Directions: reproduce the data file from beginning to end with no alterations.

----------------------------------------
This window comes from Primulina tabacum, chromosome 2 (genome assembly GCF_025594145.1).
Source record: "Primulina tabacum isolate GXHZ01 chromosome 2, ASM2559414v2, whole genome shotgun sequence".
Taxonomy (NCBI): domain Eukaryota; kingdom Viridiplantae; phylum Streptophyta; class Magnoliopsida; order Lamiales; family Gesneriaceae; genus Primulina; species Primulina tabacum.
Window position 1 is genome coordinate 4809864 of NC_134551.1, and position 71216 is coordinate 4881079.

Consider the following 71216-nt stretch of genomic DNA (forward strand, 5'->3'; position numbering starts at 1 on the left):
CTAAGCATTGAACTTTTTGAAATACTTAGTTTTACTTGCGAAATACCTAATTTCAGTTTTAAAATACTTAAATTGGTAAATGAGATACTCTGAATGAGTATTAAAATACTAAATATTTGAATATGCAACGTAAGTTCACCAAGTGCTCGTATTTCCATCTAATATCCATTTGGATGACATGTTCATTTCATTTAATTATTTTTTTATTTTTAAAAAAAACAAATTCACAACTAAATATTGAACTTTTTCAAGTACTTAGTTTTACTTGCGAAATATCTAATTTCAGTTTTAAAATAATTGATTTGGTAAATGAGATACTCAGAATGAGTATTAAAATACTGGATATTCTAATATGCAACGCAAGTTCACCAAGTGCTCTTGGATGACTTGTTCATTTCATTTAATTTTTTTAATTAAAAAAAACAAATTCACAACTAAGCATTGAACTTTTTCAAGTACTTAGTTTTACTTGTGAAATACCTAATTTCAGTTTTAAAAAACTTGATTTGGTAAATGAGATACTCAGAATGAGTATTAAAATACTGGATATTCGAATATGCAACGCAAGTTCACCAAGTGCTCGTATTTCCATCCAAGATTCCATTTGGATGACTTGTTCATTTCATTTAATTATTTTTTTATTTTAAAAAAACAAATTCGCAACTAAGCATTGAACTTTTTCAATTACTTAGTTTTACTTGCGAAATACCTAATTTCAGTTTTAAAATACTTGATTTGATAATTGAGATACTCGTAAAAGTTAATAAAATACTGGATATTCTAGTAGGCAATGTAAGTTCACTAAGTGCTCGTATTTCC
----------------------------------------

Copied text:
This window comes from Primulina tabacum, chromosome 2 (genome assembly GCF_025594145.1).
Source record: "Primulina tabacum isolate GXHZ01 chromosome 2, ASM2559414v2, whole genome shotgun sequence".
Taxonomy (NCBI): domain Eukaryota; kingdom Viridiplantae; phylum Streptophyta; class Magnoliopsida; order Lamiales; family Gesneriaceae; genus Primulina; species Primulina tabacum.
Window position 1 is genome coordinate 4809864 of NC_134551.1, and position 71216 is coordinate 4881079.

Consider the following 71216-nt stretch of genomic DNA (forward strand, 5'->3'; position numbering starts at 1 on the left):
CTAAGCATTGAACTTTTTGAAATACTTAGTTTTACTTGCGAAATACCTAATTTCAGTTTTAAAATACTTAAATTGGTAAATGAGATACTCTGAATGAGTATTAAAATACTAAATATTTGAATATGCAACGTAAGTTCACCAAGTGCTCGTATTTCCATCTAATATCCATTTGGATGACATGTTCATTTCATTTAATTATTTTTTTATTTTTAAAAAAAACAAATTCACAACTAAATATTGAACTTTTTCAAGTACTTAGTTTTACTTGCGAAATATCTAATTTCAGTTTTAAAATAATTGATTTGGTAAATGAGATACTCAGAATGAGTATTAAAATACTGGATATTCTAATATGCAACGCAAGTTCACCAAGTGCTCTTGGATGACTTGTTCATTTCATTTAATTTTTTTAATTAAAAAAAACAAATTCACAACTAAGCATTGAACTTTTTCAAGTACTTAGTTTTACTTGTGAAATACCTAATTTCAGTTTTAAAAAACTTGATTTGGTAAATGAGATACTCAGAATGAGTATTAAAATACTGGATATTCGAATATGCAACGCAAGTTCACCAAGTGCTCGTATTTCCATCCAAGATTCCATTTGGATGACTTGTTCATTTCATTTAATTATTTTTTTATTTTAAAAAAACAAATTCGCAACTAAGCATTGAACTTTTTCAATTACTTAGTTTTACTTGCGAAATACCTAATTTCAGTTTTAAAATACTTGATTTGATAATTGAGATACTCGTAAAAGTTAATAAAATACTGGATATTCTAGTAGGCAATGTAAGTTCACTAAGTGCTCGTATTTCC